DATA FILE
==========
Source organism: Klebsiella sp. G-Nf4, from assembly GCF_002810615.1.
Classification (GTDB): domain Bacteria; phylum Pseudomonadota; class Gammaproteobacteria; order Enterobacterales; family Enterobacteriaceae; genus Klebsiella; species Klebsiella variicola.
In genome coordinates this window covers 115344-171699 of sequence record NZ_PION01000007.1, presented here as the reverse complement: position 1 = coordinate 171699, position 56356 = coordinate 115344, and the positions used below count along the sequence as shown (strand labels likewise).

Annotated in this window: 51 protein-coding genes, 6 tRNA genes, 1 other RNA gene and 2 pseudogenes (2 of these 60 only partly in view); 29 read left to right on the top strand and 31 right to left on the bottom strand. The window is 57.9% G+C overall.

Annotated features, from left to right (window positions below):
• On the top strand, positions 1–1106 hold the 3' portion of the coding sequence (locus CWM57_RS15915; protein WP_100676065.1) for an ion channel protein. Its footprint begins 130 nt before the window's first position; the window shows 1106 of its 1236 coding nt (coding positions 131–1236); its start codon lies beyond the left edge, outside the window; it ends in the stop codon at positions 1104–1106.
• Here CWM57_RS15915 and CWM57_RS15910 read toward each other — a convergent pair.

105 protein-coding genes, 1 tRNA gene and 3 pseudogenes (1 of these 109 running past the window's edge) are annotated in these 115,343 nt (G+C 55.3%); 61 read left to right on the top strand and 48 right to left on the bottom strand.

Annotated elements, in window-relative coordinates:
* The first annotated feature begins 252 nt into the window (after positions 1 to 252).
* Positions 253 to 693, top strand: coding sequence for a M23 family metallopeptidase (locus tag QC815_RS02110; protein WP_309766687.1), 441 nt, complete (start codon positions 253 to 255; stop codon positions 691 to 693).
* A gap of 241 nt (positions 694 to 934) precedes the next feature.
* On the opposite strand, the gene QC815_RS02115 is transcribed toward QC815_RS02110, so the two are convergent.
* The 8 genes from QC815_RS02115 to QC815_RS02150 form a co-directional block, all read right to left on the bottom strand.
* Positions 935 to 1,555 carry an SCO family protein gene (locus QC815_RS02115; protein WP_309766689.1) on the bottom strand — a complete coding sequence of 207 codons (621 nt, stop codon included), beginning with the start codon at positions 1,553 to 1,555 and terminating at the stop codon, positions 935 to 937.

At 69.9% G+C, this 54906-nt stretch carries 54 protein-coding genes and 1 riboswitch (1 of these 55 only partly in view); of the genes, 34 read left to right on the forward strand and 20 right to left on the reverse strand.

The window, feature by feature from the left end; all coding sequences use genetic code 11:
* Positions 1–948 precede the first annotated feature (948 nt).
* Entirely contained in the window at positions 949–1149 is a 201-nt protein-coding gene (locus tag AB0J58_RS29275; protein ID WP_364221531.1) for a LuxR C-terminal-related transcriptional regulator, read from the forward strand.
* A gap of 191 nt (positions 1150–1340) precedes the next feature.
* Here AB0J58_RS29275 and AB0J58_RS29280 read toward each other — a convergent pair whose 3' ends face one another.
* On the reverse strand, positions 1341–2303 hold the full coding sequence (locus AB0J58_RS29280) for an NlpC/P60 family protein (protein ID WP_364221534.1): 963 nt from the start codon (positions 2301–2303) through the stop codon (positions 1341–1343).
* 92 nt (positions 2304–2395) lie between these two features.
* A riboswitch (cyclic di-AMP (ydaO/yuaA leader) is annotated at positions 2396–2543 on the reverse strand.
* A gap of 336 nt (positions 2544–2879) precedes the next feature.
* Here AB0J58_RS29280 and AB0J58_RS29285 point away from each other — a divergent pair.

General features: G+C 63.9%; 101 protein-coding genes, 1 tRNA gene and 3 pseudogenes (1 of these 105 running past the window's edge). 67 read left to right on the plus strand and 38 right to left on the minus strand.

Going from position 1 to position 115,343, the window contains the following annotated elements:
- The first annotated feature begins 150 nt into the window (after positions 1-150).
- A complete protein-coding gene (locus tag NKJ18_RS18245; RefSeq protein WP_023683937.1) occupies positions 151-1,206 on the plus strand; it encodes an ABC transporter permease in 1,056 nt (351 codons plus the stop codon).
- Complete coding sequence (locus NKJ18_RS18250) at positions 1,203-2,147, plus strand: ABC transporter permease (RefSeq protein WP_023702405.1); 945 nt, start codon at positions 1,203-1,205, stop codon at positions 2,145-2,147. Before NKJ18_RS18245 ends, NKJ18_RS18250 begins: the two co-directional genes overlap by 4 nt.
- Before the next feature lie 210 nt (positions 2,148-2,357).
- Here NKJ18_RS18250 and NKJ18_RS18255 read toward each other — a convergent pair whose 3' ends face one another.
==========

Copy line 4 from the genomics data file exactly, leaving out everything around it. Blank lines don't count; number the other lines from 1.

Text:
Annotated in this window: 51 protein-coding genes, 6 tRNA genes, 1 other RNA gene and 2 pseudogenes (2 of these 60 only partly in view); 29 read left to right on the top strand and 31 right to left on the bottom strand. The window is 57.9% G+C overall.